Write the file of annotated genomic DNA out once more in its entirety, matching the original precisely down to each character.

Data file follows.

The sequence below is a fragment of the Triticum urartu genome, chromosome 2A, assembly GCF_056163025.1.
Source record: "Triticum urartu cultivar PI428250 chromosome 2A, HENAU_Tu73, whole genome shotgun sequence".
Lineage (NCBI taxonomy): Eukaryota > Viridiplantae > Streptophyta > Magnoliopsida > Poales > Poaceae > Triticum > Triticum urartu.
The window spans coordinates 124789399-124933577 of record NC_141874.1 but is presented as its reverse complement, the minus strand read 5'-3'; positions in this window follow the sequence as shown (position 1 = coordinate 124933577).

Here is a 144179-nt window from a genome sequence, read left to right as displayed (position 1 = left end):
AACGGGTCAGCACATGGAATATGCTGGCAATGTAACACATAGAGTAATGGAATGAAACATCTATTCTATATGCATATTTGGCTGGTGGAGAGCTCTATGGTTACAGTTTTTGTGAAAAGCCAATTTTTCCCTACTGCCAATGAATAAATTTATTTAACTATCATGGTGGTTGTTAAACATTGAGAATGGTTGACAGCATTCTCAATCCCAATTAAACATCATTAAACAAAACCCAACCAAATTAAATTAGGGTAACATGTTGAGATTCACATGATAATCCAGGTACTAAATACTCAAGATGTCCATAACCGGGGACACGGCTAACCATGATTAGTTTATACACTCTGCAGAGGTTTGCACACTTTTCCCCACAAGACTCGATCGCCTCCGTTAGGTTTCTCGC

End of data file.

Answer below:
The sequence below is a fragment of the Triticum urartu genome, chromosome 2A, assembly GCF_056163025.1.
Source record: "Triticum urartu cultivar PI428250 chromosome 2A, HENAU_Tu73, whole genome shotgun sequence".
Lineage (NCBI taxonomy): Eukaryota > Viridiplantae > Streptophyta > Magnoliopsida > Poales > Poaceae > Triticum > Triticum urartu.
The window spans coordinates 124789399-124933577 of record NC_141874.1 but is presented as its reverse complement, the minus strand read 5'-3'; positions in this window follow the sequence as shown (position 1 = coordinate 124933577).

Here is a 144179-nt window from a genome sequence, read left to right as displayed (position 1 = left end):
AACGGGTCAGCACATGGAATATGCTGGCAATGTAACACATAGAGTAATGGAATGAAACATCTATTCTATATGCATATTTGGCTGGTGGAGAGCTCTATGGTTACAGTTTTTGTGAAAAGCCAATTTTTCCCTACTGCCAATGAATAAATTTATTTAACTATCATGGTGGTTGTTAAACATTGAGAATGGTTGACAGCATTCTCAATCCCAATTAAACATCATTAAACAAAACCCAACCAAATTAAATTAGGGTAACATGTTGAGATTCACATGATAATCCAGGTACTAAATACTCAAGATGTCCATAACCGGGGACACGGCTAACCATGATTAGTTTATACACTCTGCAGAGGTTTGCACACTTTTCCCCACAAGACTCGATCGCCTCCGTTAGGTTTCTCGC